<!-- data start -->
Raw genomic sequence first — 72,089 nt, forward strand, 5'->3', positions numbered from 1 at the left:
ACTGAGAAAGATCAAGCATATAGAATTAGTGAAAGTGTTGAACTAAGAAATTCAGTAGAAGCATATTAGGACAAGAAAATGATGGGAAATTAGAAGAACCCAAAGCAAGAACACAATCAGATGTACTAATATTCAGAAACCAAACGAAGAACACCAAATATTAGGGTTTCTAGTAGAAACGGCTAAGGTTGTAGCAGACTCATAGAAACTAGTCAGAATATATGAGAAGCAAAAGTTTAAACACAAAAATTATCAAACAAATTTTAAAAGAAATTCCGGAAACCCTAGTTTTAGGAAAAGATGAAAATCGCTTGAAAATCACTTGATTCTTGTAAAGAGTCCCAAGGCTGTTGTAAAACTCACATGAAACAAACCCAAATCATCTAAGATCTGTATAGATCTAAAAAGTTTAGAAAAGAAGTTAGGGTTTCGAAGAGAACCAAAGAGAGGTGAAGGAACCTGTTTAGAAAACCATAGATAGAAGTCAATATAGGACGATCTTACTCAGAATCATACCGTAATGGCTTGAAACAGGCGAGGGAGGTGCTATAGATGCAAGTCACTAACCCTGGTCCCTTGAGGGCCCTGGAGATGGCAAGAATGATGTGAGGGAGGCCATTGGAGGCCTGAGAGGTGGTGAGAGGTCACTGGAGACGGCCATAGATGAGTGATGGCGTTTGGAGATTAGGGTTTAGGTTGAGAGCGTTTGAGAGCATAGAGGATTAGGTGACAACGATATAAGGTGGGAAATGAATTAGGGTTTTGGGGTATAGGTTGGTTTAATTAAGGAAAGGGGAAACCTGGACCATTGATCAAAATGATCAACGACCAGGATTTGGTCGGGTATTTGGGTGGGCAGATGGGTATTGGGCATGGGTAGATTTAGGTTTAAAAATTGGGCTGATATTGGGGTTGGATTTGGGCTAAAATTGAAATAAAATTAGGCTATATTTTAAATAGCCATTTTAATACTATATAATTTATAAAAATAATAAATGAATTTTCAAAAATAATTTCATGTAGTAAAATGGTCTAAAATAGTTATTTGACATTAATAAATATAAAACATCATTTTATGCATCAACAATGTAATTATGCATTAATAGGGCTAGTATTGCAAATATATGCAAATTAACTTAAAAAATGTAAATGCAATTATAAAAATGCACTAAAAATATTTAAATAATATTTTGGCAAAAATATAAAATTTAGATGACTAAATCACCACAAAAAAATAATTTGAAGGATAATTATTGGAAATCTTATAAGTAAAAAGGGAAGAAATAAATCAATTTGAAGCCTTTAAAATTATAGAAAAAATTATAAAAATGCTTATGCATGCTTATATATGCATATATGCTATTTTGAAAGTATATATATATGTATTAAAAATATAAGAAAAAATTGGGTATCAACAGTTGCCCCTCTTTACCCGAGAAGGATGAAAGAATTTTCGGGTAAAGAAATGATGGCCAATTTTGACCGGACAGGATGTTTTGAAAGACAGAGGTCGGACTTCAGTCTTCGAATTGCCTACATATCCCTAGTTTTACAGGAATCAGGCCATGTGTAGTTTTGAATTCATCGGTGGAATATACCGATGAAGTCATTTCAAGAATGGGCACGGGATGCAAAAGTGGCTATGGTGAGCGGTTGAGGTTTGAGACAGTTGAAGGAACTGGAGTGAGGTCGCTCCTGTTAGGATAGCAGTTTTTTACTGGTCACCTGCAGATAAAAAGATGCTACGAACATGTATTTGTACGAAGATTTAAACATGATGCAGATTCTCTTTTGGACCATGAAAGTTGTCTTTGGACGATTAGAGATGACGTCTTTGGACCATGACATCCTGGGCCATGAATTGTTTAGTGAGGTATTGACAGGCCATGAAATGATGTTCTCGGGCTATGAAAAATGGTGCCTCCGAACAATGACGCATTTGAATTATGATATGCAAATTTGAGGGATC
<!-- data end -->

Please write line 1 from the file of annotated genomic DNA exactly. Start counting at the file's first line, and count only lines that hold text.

Raw genomic sequence first — 72,089 nt, forward strand, 5'->3', positions numbered from 1 at the left: